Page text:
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"S" is for Sumter

South Carolina From A to Z
SC Public Radio
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"S" is for Sumter (Sumter County; 2010 population 40,576). When the South Carolina legislature created Sumter District (named for the area’s most prominent resident Thomas Sumter) in 1800, the legislators also established the crossroads village of Sumterville as the courthouse seat. The town was incorporated in 1845 and in 1855 its names shortened to Sumter. By 1900 the town was a major cotton and tobacco market and home to several industries, including a textile mill and an ice-manufacturing plant. In 1912 the city became the first in the country to use the council-manager form of municipal government, which consisted of four elected officials (a mayor and three council members) and a professional city manager chosen by the council. Today, Sumter retains the same form of government, but the council has been enlarged to six members.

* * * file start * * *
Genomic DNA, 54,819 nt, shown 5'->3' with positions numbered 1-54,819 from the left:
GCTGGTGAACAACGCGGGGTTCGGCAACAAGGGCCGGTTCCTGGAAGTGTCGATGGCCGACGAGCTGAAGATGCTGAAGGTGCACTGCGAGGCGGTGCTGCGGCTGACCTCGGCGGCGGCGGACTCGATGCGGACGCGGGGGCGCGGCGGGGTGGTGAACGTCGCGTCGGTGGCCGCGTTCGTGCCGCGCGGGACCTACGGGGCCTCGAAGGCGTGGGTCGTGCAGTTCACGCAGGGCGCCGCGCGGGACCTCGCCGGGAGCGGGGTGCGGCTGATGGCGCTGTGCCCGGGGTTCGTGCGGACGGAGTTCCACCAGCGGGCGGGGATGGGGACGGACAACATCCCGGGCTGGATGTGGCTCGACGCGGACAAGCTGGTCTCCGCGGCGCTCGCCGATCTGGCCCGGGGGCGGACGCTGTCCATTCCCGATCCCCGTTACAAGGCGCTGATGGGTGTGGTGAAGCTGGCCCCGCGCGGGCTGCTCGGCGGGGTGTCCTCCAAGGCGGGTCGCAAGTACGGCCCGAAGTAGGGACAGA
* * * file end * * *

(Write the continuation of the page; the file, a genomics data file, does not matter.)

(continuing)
Dr. Walter Edgar has two programs on South Carolina Public Radio: Walter Edgar's Journal, and South Carolina from A to Z. Dr. Edgar receivedhisA.B.degreefromDavidson College in 1965 and his Ph.D. from the University of South Carolina in 1969. After two years in the army (including a tour of duty in Vietnam), he returned to USC as a post-doctoral fellow of the National Archives, assigned to the Papers of Henry Laurens.